Warehouse workers in Bessemer, Alabama, will get a second chance in the union election, the National Labor Relations Committee has decided. It was revealed that Amazon shot itself in the leg by interfering in the elections, even outside its significant lever to influence the workers.
This spring, after Amazon warehouse workers voted 1,798 to 738 against a union association within Retail, Wholesale, and the department store union (RWDSU), filed by RWDSU 23 objections claiming that Amazon improperly interfered in the election. In August, the NLRB interrogation officer agreed that Amazon violated labor law, mostly because of the infamous mailbox, reportedly to facilitate postal voting. NLRB Regional Director Lisa Henderson confirmed the decision today.
Given its significant advantages – huge resources and the constant, undivided attention of workers – Amazon’s epic interference is quite astonishing. NLRB specifically said Amazon doesn’t install things like “pass-through boxes” that obviously belonged to the employer. However, Amazon then delegated the USPS to install a mailbox in the parking lot, with regard to security cameras, and set up a suggestive tent around it and hung a banner that read “SPEAK FOR YOURSELF! SEND YOUR VOTE BOOK HERE. ” The emails later revealed that Amazon had instructed the USPS to modify the box to their liking.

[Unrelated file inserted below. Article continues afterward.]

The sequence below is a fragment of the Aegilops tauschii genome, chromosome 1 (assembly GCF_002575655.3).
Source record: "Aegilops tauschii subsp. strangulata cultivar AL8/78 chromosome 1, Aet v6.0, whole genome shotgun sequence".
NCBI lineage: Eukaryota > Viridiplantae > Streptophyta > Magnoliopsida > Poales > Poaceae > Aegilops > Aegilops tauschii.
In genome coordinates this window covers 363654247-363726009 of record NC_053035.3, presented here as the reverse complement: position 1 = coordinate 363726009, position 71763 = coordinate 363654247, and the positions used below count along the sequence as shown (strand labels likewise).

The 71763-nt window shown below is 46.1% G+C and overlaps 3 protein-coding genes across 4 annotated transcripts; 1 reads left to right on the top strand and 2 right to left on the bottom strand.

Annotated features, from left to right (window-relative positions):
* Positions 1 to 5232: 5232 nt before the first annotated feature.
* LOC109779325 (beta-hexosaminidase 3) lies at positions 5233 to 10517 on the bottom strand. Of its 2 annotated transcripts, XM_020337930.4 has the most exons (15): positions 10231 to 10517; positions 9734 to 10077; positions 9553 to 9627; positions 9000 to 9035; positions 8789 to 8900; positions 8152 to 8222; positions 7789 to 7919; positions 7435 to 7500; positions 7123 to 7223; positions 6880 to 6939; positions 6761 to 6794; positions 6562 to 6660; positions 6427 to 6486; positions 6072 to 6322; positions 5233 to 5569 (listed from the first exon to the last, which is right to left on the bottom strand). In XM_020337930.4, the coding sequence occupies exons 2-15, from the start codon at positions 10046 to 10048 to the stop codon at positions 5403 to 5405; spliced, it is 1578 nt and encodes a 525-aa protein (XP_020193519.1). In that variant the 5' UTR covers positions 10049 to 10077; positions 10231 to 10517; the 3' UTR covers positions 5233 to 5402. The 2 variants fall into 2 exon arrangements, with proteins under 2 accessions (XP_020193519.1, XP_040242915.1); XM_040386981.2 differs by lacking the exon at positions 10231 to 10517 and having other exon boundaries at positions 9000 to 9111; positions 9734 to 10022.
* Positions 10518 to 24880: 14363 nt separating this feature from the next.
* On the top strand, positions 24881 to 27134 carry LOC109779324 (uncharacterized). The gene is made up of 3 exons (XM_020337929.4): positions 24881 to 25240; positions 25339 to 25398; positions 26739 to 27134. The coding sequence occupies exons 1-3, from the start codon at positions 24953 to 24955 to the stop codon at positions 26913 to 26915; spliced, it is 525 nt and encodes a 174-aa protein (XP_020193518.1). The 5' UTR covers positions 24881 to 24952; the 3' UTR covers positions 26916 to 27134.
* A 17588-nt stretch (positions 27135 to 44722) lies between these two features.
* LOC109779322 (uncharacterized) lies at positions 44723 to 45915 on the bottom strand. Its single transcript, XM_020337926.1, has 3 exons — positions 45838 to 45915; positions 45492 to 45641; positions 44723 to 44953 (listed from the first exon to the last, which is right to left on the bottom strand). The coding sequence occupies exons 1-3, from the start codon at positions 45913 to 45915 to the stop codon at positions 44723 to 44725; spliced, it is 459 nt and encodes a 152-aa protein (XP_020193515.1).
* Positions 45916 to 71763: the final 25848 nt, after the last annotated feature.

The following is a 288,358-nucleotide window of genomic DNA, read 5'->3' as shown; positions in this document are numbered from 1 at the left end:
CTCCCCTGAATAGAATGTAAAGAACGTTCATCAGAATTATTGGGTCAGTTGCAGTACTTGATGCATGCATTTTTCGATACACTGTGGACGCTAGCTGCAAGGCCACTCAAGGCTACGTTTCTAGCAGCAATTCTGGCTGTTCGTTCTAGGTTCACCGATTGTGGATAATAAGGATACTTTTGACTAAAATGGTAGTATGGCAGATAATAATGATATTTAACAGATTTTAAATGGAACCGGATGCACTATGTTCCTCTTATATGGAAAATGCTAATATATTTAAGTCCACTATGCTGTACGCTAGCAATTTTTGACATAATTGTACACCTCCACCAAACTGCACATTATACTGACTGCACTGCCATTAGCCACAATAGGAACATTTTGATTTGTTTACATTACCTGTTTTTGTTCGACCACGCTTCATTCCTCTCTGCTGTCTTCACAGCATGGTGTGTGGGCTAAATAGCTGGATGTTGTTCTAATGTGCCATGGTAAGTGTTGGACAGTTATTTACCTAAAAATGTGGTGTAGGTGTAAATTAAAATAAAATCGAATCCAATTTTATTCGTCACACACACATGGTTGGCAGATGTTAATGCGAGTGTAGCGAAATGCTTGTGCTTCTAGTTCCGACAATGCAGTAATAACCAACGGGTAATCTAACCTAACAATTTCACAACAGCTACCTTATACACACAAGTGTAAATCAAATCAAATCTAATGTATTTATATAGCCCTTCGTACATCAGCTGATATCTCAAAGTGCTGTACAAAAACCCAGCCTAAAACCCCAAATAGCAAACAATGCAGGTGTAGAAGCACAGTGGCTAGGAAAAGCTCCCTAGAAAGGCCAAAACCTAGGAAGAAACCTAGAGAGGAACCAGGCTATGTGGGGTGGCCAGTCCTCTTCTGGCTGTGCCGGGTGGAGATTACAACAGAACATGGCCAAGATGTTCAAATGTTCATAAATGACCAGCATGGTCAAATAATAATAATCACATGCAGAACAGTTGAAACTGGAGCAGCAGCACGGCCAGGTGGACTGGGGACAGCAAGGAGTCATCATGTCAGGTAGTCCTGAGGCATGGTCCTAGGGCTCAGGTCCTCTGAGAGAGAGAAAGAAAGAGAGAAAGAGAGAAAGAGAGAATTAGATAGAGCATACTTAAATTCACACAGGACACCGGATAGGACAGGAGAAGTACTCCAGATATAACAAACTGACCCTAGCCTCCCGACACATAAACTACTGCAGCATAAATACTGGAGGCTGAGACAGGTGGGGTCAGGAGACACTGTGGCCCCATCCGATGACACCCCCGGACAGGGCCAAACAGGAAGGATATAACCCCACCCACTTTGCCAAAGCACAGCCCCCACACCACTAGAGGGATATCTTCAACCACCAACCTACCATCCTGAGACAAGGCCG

The RWDSU objected that the tent and box looked horribly like an employer-run polling station, giving the impression that Amazon could control the outcome of the election and track voter identities, and that the messages in the tent qualified as an election campaign. NLRB agreed.
Syndicate also allegedly that Amazon has threatened to lay off 75 percent of its workforce and close warehouses if workers unite. An Amazon spokesman denied this in an email to Gizmod in April, and the union withdrew that objection. But that hypothetical threat could help explain the dramatic shift in support from the union’s initial claim that 3,000 workers – more than half of Bessemer’s 5,800 employees – initially signed cards in favor of holding the election.
Amazon has also led to costly union breakups consultants, led meetings of the captured audience and allegedly photographed workers ’badges if they spoke. The workers received a lot of texts, e-mails and e-mails with anti-union messages. They spent their days in overheated warehouses surrounded by leaflets insinuating they would lose wages if they joined a union and, if they watched Twitch, they probably saw ads featuring fellow workers. It’s all legal.
In a statement shared with Gizmod, Amazon spokeswoman Kelly Nantel said that “[i]It is disappointing that the NLRB has now decided that these votes do not count. ” Nantel generally reiterated Amazon’s stance against the union, but did not comment on the NLRB’s specific finding that the company had denied workers fair elections.
The election date has not yet been announced. Read the full verdict, with answers to Amazon’s excuses, here:
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